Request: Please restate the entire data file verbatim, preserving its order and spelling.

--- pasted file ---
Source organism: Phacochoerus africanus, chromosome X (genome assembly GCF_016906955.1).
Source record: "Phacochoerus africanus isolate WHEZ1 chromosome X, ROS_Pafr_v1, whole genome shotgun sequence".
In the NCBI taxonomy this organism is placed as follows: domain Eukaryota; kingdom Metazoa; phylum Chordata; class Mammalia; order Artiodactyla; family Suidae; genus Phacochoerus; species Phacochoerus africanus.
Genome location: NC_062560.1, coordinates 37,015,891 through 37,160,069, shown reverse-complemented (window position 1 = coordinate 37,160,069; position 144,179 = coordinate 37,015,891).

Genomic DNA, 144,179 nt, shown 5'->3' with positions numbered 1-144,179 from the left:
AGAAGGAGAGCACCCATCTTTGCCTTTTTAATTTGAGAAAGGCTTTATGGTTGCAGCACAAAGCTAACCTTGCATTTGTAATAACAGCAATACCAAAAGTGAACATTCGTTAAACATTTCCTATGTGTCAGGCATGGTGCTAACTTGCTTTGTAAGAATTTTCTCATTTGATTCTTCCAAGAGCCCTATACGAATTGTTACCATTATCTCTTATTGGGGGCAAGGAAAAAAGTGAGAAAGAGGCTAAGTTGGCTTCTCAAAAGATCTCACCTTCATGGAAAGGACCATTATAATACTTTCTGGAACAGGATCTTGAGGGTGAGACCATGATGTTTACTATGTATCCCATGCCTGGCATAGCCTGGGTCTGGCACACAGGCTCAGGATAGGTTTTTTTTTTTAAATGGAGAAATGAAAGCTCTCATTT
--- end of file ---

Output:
Source organism: Phacochoerus africanus, chromosome X (genome assembly GCF_016906955.1).
Source record: "Phacochoerus africanus isolate WHEZ1 chromosome X, ROS_Pafr_v1, whole genome shotgun sequence".
In the NCBI taxonomy this organism is placed as follows: domain Eukaryota; kingdom Metazoa; phylum Chordata; class Mammalia; order Artiodactyla; family Suidae; genus Phacochoerus; species Phacochoerus africanus.
Genome location: NC_062560.1, coordinates 37,015,891 through 37,160,069, shown reverse-complemented (window position 1 = coordinate 37,160,069; position 144,179 = coordinate 37,015,891).

Genomic DNA, 144,179 nt, shown 5'->3' with positions numbered 1-144,179 from the left:
AGAAGGAGAGCACCCATCTTTGCCTTTTTAATTTGAGAAAGGCTTTATGGTTGCAGCACAAAGCTAACCTTGCATTTGTAATAACAGCAATACCAAAAGTGAACATTCGTTAAACATTTCCTATGTGTCAGGCATGGTGCTAACTTGCTTTGTAAGAATTTTCTCATTTGATTCTTCCAAGAGCCCTATACGAATTGTTACCATTATCTCTTATTGGGGGCAAGGAAAAAAGTGAGAAAGAGGCTAAGTTGGCTTCTCAAAAGATCTCACCTTCATGGAAAGGACCATTATAATACTTTCTGGAACAGGATCTTGAGGGTGAGACCATGATGTTTACTATGTATCCCATGCCTGGCATAGCCTGGGTCTGGCACACAGGCTCAGGATAGGTTTTTTTTTTTAAATGGAGAAATGAAAGCTCTCATTT